Construction workers and craftsmen have been in full swing along Oslo’s main boulevard through downtown, Karl Johans Gate, to prepare for Wednesday’s opening of the FIS World Ski Championships (Ski-VM 2011). Saws are buzzing as artists create ice sculptures, stages and outdoor screens have been set up, and refreshment stands are in place.
It’s clear that not all the activity around Ski-VM will be taking place at Holmenkollen and Midtstuen in the hills above the city. There will be cultural displays and entertainment on offer downtown as well.
The goal of the organizers and promoters is to portray Oslo as nothing less than the world’s winter capital. Their choices, however, haven’t escaped criticism. Sony Music and clothing retailer Moods of Norway appear to be the two most prominent participants in the entertainment program, which left the culture and debate editor of newspaper Aftenposten wondering why. He can’t understand why Norway’s most popular bands and singers have been overlooked in favor of Eurovision star Maria Haukaas Mittet singing “a boring and pompous cliché of a VM ballad” (distributed by Sony) and some entertainers called Polka Bjørn and Kleine Heine.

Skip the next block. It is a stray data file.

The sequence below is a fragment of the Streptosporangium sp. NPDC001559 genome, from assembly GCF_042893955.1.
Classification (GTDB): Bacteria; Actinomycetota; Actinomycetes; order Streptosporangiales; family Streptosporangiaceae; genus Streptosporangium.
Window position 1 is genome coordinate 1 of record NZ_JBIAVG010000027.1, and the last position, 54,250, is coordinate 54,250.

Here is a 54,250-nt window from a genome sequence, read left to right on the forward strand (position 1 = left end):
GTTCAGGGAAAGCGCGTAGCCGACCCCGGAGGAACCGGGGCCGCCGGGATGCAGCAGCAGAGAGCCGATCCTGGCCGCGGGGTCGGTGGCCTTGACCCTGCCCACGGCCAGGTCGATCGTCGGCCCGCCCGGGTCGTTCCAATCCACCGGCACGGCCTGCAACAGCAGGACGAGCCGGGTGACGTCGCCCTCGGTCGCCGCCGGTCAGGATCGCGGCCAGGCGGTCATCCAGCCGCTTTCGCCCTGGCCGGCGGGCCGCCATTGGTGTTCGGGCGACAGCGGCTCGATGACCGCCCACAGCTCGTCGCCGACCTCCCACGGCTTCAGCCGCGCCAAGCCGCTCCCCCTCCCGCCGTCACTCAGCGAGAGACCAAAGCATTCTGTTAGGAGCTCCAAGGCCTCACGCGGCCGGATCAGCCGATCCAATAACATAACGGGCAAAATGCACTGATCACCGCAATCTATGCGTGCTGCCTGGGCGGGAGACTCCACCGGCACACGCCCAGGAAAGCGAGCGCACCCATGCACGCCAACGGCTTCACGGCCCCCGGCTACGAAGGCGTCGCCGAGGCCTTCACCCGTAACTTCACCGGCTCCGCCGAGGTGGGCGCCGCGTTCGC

They will, at any rate, be performing every evening during Ski-VM from 6:50pm at Universitetsplass, the square outside the original buildings of the University of Oslo. Other perfomers will include dance groups and musicians before the daily medals ceremony begins at 7:30pm.
Karl Johans Gate, meanwhile, will be lined with ice sculptures and blocks featuring some of the paintings of Norwegian artist Edvard Munch. At Litteraturhuset (external link), a center for literature and culture, free lectures will be held every evening on various aspects of sport and culture.
A long list of concerts will also be held in both the Oslo Cathedral (Domkirken) and Holmenkollen Kapell (chapel), and they will feature some of Norway’s more acclaimed musicians including jazz pianist Tord Gustavsen and organist Kåre Nordstoga.
Many local restaurants are already offering special Ski-VM menus and retail outlets are getting in on the hype, selling Ski-VM clothing and souvenirs. One producer, though, had to withdraw its items from the market: A local brewery got in trouble over its “VM Beer” because authorities determined it violated strict Norwegian rules against advertising alcohol. All 300,000 cans were ordered withdrawn from store shelves.
For program details and other practical information about Ski-VM in Oslo, click here (external link).
Views and News from Norway/Nina Berglund
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